MYDDELTON, Richard (by 1509-77/78), of Galch Hill, nr. Denbigh.

Published in The History of Parliament: the House of Commons 1509-1558, ed. S.T. Bindoff, 1982
Available from Boydell and Brewer



Family and Education

b. by 1509, 3rd s. of Fulk Myddelton of Llansannan by Margaret, da. of Thomas Smith of Chester, Cheshire; bro. of Robert Smith. m. Jane, da. of Hugh Dryhurst of Denbigh, 9s. inc. Hugh , Robert and Thomas 7da.1

Offices Held

Gov. Denbigh castle by 1553-d.2


Of ancient Welsh descent, the Myddelton family had anglicized its surname after a 15th-century marriage across the border. Richard Myddelton’s father, a younger son of David Myddelton, receiver of Denbigh in the reign of Edward IV, was for many years governor of Denbigh castle, an office to which Richard Myddelton may have succeeded on the father’s death before March 1534 and which was to be held by one of his own sons. Apart from the standing which this may have given him, Myddelton had the advantage of being related to the sheriff who returned him to the Parliament of 1542, John Salusbury II having married his first cousin, while the knight of the shire was the sheriff’s uncle John Salusbury I. Although he was not to sit again, his brother Robert Myddelton was returned in 1547, and in 1555 he was one of the witnesses to the election for the Denbigh Boroughs.3

In 1530 Myddelton had been joined with his parents and his brother John in a lease of the manor of Ystrad, near Denbigh, as formerly held by David Myddelton, and after his father’s death the widow and sons were involved in a dispute with Thomas Salusbury over the father’s lease of 40 acres of land in the hundred of Isaled. In 1546 Myddelton and his brother obtained a further lease for 21 years of Ystrad, Galch Hill park and other lands, and shortly afterwards a kinsman sued him in Chancery over land in the township of Gwaenynog, near Denbigh. In his will, made at Galch Hill on 8 Feb. 1577 and proved a year later, Myddelton stipulated that his interest in that property should be sold for the benefit of six of his children. He had never been wealthy—in 1544 he was assessed for subsidy within the commote of Isaled on lands worth £6 a year—and his widow complained that he left her ‘very poor with a great number of children’; yet the boast made on his brass in Whitchurch church, Denbigh, that ‘his sons and daughters left behind shall blaze on earth his fame’, was to prove no empty one, for two of the sons became leading entrepreneurs in London and one of them, Sir Thomas Myddelton, the greatest of Denbighshire landowners.4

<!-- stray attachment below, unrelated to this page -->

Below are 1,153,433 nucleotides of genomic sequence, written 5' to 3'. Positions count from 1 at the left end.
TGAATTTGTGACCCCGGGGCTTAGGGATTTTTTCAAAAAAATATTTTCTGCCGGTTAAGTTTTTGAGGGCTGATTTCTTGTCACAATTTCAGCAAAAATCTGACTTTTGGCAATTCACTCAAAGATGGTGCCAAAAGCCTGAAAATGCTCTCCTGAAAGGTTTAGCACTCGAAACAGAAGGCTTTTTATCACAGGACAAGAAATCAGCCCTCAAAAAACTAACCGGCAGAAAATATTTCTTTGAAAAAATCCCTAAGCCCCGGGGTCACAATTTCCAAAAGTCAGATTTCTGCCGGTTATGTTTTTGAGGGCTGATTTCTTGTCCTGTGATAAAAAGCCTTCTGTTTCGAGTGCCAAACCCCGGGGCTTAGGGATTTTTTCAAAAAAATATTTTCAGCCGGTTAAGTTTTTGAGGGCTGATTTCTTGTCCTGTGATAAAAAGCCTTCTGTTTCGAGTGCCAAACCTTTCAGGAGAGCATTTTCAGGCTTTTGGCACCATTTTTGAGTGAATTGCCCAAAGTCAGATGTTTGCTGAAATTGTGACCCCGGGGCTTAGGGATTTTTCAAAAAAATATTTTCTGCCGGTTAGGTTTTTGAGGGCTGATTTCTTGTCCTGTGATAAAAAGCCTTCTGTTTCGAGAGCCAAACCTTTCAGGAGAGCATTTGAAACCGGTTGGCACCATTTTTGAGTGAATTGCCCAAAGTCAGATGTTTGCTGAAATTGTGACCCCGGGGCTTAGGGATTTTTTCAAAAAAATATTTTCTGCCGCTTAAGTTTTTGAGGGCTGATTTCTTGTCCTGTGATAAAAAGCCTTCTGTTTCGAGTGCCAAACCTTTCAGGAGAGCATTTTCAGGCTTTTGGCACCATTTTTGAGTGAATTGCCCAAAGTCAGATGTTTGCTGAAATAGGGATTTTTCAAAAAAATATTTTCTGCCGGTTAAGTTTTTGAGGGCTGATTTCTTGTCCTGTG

Ref Volumes: 1509-1558

Author: P. S. Edwards


  • 1. Date of birth estimated from first reference: aged 67 at death according to MI where date of death is given as 1576, Arch. Camb. (ser. 5), i. 97. Griffith, Peds. 285; Dwnn, Vis. Wales, ii. 335; W. M. Myddelton, Ped. Fam. of Myddelton, 57, 61.
  • 2. J. Williams, Denbigh, 148-9.
  • 3. Myddelton, 57, 62-64; DWB (Myddelton fam.); C219/24(i)/238.
  • 4. C1/882/20, 1247/32-34; Augmentations (Univ. Wales Bd. of Celtic Studies, Hist. and Law ser. xiii), 70; LP Hen. VIII, xxi; CPR, 1549-51, p. 3; PCC 7 Langley; E179/220/166; St.Ch.5/M19/13.